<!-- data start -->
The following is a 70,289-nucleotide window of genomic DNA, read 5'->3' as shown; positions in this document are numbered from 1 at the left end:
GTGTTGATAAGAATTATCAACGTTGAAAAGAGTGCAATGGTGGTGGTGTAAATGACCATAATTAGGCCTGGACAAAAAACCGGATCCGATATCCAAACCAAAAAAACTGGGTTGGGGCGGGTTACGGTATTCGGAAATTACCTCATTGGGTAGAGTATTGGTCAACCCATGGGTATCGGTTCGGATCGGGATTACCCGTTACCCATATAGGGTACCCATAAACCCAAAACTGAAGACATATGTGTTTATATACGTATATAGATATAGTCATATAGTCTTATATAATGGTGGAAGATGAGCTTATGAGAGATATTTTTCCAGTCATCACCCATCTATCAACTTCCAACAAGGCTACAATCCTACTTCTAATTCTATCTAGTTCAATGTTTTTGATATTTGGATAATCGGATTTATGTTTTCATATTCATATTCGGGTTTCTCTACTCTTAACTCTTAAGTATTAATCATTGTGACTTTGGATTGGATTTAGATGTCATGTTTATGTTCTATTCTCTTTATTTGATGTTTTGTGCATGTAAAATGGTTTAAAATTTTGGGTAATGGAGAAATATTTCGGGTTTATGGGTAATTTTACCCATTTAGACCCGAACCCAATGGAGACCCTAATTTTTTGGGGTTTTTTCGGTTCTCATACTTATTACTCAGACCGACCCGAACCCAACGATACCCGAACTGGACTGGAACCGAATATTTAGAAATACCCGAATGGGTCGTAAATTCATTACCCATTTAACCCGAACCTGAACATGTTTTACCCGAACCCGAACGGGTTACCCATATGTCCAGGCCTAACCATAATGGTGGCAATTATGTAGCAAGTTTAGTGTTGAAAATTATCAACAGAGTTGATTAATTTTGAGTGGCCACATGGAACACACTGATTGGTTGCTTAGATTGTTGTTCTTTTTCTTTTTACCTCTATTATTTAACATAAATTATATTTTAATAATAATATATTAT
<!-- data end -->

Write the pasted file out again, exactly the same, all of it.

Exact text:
The following is a 70,289-nucleotide window of genomic DNA, read 5'->3' as shown; positions in this document are numbered from 1 at the left end:
GTGTTGATAAGAATTATCAACGTTGAAAAGAGTGCAATGGTGGTGGTGTAAATGACCATAATTAGGCCTGGACAAAAAACCGGATCCGATATCCAAACCAAAAAAACTGGGTTGGGGCGGGTTACGGTATTCGGAAATTACCTCATTGGGTAGAGTATTGGTCAACCCATGGGTATCGGTTCGGATCGGGATTACCCGTTACCCATATAGGGTACCCATAAACCCAAAACTGAAGACATATGTGTTTATATACGTATATAGATATAGTCATATAGTCTTATATAATGGTGGAAGATGAGCTTATGAGAGATATTTTTCCAGTCATCACCCATCTATCAACTTCCAACAAGGCTACAATCCTACTTCTAATTCTATCTAGTTCAATGTTTTTGATATTTGGATAATCGGATTTATGTTTTCATATTCATATTCGGGTTTCTCTACTCTTAACTCTTAAGTATTAATCATTGTGACTTTGGATTGGATTTAGATGTCATGTTTATGTTCTATTCTCTTTATTTGATGTTTTGTGCATGTAAAATGGTTTAAAATTTTGGGTAATGGAGAAATATTTCGGGTTTATGGGTAATTTTACCCATTTAGACCCGAACCCAATGGAGACCCTAATTTTTTGGGGTTTTTTCGGTTCTCATACTTATTACTCAGACCGACCCGAACCCAACGATACCCGAACTGGACTGGAACCGAATATTTAGAAATACCCGAATGGGTCGTAAATTCATTACCCATTTAACCCGAACCTGAACATGTTTTACCCGAACCCGAACGGGTTACCCATATGTCCAGGCCTAACCATAATGGTGGCAATTATGTAGCAAGTTTAGTGTTGAAAATTATCAACAGAGTTGATTAATTTTGAGTGGCCACATGGAACACACTGATTGGTTGCTTAGATTGTTGTTCTTTTTCTTTTTACCTCTATTATTTAACATAAATTATATTTTAATAATAATATATTAT